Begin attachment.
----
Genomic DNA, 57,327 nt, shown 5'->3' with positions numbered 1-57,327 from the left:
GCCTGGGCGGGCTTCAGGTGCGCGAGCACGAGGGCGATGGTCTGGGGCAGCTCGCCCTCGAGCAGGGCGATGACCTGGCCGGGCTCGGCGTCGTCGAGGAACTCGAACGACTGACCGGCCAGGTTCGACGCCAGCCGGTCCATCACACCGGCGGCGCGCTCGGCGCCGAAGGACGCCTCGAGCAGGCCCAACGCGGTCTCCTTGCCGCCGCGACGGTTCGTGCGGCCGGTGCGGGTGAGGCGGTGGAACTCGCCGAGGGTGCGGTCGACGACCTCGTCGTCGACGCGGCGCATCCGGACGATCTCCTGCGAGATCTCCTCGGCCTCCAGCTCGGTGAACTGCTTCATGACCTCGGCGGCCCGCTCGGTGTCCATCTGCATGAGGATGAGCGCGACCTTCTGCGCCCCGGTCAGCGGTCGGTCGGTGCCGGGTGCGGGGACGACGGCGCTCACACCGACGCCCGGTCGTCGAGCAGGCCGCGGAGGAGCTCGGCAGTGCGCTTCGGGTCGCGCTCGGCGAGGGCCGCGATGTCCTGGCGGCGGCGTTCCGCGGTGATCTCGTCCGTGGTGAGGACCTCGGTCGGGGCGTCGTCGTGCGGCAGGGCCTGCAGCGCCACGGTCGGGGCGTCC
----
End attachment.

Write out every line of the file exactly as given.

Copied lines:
Genomic DNA, 57,327 nt, shown 5'->3' with positions numbered 1-57,327 from the left:
GCCTGGGCGGGCTTCAGGTGCGCGAGCACGAGGGCGATGGTCTGGGGCAGCTCGCCCTCGAGCAGGGCGATGACCTGGCCGGGCTCGGCGTCGTCGAGGAACTCGAACGACTGACCGGCCAGGTTCGACGCCAGCCGGTCCATCACACCGGCGGCGCGCTCGGCGCCGAAGGACGCCTCGAGCAGGCCCAACGCGGTCTCCTTGCCGCCGCGACGGTTCGTGCGGCCGGTGCGGGTGAGGCGGTGGAACTCGCCGAGGGTGCGGTCGACGACCTCGTCGTCGACGCGGCGCATCCGGACGATCTCCTGCGAGATCTCCTCGGCCTCCAGCTCGGTGAACTGCTTCATGACCTCGGCGGCCCGCTCGGTGTCCATCTGCATGAGGATGAGCGCGACCTTCTGCGCCCCGGTCAGCGGTCGGTCGGTGCCGGGTGCGGGGACGACGGCGCTCACACCGACGCCCGGTCGTCGAGCAGGCCGCGGAGGAGCTCGGCAGTGCGCTTCGGGTCGCGCTCGGCGAGGGCCGCGATGTCCTGGCGGCGGCGTTCCGCGGTGATCTCGTCCGTGGTGAGGACCTCGGTCGGGGCGTCGTCGTGCGGCAGGGCCTGCAGCGCCACGGTCGGGGCGTCC